Tuesday, January 26, 2010

Music Boxes Together

Last Saturday, I received a promo Gristleism in the mail. Designed by legendary industrial musicians Throbbing Gristle, along with FM3's Christian Viraant, the Gristleism is a little music box with a built-in speaker, 13 loops of TG's music, and controls for volume, loop selection, and pitch. Like FM3's Buddha Machines (though lacking a built-in 1/8" output jack), The Gristleism is an exercise in intriguing simplicity - the speaker obviously is not of the greatest quality, and the box is limited to playing the loops that it comes with. The pitch wheel on the Gristleism boasts twice the range of the Buddha Machine II (the first Buddha Machine did not have a pitch controller). Here's a little video I made, playing all three boxes together:

The loops are, in order of appearance - #1 "Persuasion" on the Gristleism (black), #2 "Li" on the Buddha Machine II (brown), and #6 "Xiao" on the Buddha Machine (white). This is, of course, just the tip of the iceberg of how much fun it is to play around with these boxes - the range of loops and pitch controls make for loads of possibilities.

I'll be reviewing the Gristleism for PopMatters - it's turning into another feature piece, kinda like what happened with the Buddha Machine II. Look forward to it!

Sunday, January 17, 2010

Initial reflections: Autechre - Oversteps

A new album from Autechre is always cause for mass celebration. I'm still not sure how the lads manage to do it, but Booth and Brown manage to deliver a beautiful new statement of emotional machine music every two or so years. March 22/23 sees the release of their 10th full-length, Oversteps.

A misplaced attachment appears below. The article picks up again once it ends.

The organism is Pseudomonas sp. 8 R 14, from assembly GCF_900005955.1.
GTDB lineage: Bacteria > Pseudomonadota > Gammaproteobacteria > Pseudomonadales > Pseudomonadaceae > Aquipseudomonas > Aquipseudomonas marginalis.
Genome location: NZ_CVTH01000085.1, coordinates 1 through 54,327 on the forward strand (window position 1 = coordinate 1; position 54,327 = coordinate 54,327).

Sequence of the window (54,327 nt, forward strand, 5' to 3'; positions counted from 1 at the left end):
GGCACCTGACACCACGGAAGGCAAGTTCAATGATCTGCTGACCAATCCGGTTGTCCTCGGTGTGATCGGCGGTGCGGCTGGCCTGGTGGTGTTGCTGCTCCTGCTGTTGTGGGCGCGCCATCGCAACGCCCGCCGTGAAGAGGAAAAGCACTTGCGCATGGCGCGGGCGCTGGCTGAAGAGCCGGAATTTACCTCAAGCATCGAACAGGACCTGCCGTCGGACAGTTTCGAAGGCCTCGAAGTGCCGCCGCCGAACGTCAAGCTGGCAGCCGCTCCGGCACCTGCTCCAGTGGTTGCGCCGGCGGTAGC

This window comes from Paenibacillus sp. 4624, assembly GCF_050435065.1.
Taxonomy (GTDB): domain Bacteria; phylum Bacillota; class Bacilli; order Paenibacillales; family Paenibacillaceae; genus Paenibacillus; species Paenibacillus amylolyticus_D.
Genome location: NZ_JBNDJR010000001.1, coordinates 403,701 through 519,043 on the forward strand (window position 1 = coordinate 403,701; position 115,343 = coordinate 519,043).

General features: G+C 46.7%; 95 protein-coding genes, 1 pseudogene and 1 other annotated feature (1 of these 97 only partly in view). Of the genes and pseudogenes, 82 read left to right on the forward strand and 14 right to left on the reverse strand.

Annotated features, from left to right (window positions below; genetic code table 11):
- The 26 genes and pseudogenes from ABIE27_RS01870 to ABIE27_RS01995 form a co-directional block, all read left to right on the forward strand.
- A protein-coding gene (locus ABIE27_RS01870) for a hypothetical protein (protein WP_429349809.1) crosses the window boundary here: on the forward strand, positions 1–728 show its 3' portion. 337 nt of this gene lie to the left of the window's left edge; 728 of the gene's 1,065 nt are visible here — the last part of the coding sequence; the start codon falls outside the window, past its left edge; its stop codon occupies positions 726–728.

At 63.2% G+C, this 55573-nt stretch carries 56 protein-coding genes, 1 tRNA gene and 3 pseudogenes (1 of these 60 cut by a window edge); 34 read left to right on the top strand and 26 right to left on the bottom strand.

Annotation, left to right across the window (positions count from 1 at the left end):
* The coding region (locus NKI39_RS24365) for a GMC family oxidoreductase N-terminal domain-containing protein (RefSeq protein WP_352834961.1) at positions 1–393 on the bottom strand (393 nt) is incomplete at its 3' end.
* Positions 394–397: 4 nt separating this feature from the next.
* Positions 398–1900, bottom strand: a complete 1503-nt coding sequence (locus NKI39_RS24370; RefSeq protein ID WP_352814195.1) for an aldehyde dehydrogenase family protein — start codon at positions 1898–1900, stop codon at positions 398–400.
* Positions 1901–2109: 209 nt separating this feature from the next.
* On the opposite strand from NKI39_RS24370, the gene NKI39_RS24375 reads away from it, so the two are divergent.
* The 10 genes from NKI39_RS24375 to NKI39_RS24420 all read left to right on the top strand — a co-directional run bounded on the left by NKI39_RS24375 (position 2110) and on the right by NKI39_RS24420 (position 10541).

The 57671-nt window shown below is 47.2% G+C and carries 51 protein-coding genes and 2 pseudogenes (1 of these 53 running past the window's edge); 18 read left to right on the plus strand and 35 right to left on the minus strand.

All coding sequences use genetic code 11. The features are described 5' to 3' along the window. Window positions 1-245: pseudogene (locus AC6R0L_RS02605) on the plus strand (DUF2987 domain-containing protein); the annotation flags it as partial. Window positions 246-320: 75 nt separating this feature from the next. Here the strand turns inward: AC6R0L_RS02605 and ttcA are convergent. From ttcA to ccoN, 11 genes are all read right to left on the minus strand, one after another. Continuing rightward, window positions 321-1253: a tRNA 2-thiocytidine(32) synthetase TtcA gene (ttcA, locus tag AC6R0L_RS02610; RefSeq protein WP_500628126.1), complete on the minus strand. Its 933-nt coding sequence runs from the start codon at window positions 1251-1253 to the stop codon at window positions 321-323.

I received a promo copy yesterday, and, shock of the new aside, we've really got something special on our hands here. Autechre's trajectory had been on a stable (though still satisfying) path, from 1998's LP5, through 2005's Untilted, their immersion in generative and algorithmic music having reached its pinnacle with 2001's superb Confield. After delivering a run of albums which successfully built on twitchy beats and dark FM synths, 2008's Quaristice was rather a curveball. Sparse in stark contract to the density and long track lengths of Untilted, Quaristice was filled with sublime little sketches. These worked very well with the slew of remixes re-versions of the material, released as the bonus disc, Quaristice (Versions), as well as the digital release series, Quaristice.Quadrange.ep.ae.

So, what to make of Oversteps, then? Well, more than ever now, Quaristice sounds like a steaming prelude record - a cool In A Silent Way to the more aggressively beautiful Bitches Brew of Oversteps. There are tracks here with the kind of ambient techno melodies that have scarce been present on an Autechre album since 1995's Tri Repetae. Where part of the thrill of Quaristice was the unmistakable sound of the duo wrestling with where to fit all the pieces, Oversteps beams with confidence; everything is fleshed out here.

The temptation is go on much, much longer, but I'm saving the more flowery phrases for my review of the album in Big Shot. I'll also be interviewing Sean Booth for BS next Sunday; look for that all to be out in March, around the same time as Oversteps itself. Lastly, beautiful packaging for this one, natch: